Some Stuff To Know About Ulysses Before Reading It, Part 4: Ulysses And Love

By JERRY GRIT

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This next post is kind of cribbed from my undergrad thesis, a confusing morass of sophomoric textual analysis having something to do with the “Circe” chapter, the thematic centrality of love, and the reasons why Hans Gabler is a douche.

I called my thesis, seriously, “What’s Love Got Do With It.” I included the period in title, to make it clear that I wasn’t (like in Tina Turner’s hit) rhetorically asking, but that I would be authoritatively telling. What was love but a second hand emotion, indeed.

  • The 1984 Gabler edition caused a teapot tempest for including additions and edits Joyce pencilled in on numerous manuscripts of Ulysses, but that never made it to a final print edition. The most dramatic addition concerned the phrase “the word known to all men.” This phrase recurs in Ulysses 3 times (a very symbolic number…if only we had a symbologist to elucidate it…), but it was not until the Gabler edition that it was explicitly connected to the word “love.” Other words had been postulated before 1984, including “love,” but also “homosexuality” and “omphalos” (as if!). But Gabler added in a line to a passage and Bloom now thinks, “Love, yes. Word known to all men.” The line had come from a note Joyce handwrote on one manuscript. The “omphalos” backers threw a tizz.
  • The addition was superfluous, tacky, and even damaging. Even to a bull-headed undergrad, it’s clear what this book is about. For a writer who refuses to give away what’s most important with Dan-Brown-esque clunky exposition, the addition is not in keeping with the Joycean aesthetic. Joyce is a master at coming at his most important themes indirectly, following Dickinson’s counsel to “tell the truth / but tell it slant.” He wouldn’t (or shouldn’t) have made such an explicit assertion of the universality of love, just as he wouldn’t have had  Gabriel Conroy say at the end of “The Dead” say, “Wow, that snow’s linking me the reality of decay and death that constitutes life.”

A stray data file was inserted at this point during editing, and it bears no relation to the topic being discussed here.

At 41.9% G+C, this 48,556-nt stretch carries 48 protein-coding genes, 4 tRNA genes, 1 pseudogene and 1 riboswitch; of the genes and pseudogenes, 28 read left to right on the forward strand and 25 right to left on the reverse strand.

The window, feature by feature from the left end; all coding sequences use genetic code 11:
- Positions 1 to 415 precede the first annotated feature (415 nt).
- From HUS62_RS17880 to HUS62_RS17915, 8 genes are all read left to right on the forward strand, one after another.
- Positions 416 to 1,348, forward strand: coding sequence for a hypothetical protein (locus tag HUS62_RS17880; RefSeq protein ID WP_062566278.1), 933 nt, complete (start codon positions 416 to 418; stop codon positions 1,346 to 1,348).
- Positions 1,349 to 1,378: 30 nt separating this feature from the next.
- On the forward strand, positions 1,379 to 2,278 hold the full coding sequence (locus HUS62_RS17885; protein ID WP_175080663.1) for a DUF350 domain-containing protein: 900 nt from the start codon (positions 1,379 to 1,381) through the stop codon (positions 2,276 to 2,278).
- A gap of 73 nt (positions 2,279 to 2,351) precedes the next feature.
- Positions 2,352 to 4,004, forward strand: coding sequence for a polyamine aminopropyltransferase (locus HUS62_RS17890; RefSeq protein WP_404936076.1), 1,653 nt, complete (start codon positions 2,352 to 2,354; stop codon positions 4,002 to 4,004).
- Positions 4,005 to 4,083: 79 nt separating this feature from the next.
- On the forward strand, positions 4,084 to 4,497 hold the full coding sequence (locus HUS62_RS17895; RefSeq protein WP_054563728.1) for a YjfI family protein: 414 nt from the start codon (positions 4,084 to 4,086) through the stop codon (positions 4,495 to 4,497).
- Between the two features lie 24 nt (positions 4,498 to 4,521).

• Joyce’s choice of the Odyssey, instead of let’s say, the Iliad, to structure his text is proof of the centrality of love. Where the latter is about crybaby Achilles’ hurt feelings, the Odyssey is about a journey motivated by a love of home and all it entails (wife, child). It’s one of the first examples in antiquity where love is driving the plot.
  • Joyce’s choice to use June 16th, 1904 also underscores the centrality of love. It was the day of Joyce and Nora Barnacle’s second encounter when (pardon this…) she gave him a handjob (even the New York Times says so!). Ellman, although he doesn’t include this detail in his Joyce biography (classy guy that he is), notes that something happened on that day between Joyce and Nora that deepened their relationship. And it was this deepening of the relationship that was meaningful enough for Joyce to choose this date to set his opus. Ellman observes, ‘To set ‘Ulysses’ on this date was Joyce’s most eloquent if indirect tribute to Nora… [It was the day upon which] he entered into relation with the world around him and left behind him the loneliness he had felt since his mother’s death.”
  • The plot itself hinges on an act of love, a loving and generous act that also initiates the Joyce-like youth Stephen Dedalus (who is also isolated in cerebral omphalos-gazing and private tragedy) into a relationship with the outside word beyond himself. What is the act? Start reading, folks!
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Some Stuff To Know About Ulysses Before Reading It, Part 3: Ulysses and Music

“Lord knows what my prose means. In a word, it is pleasing to the ear…That is enough it seems to me”

–J.J.

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This post focuses not so much on what you could know to help you read Ulysses, but more on how you could read it.

There will be a lot of seemingly impenetrable passages throughout the book. My suggestion: appreciate their sound, don’t try to understand their meaning. Although Joyce vowed he could justify the meaning of every single line in all his books, it’s very unwise for you to have he same expectation of understanding.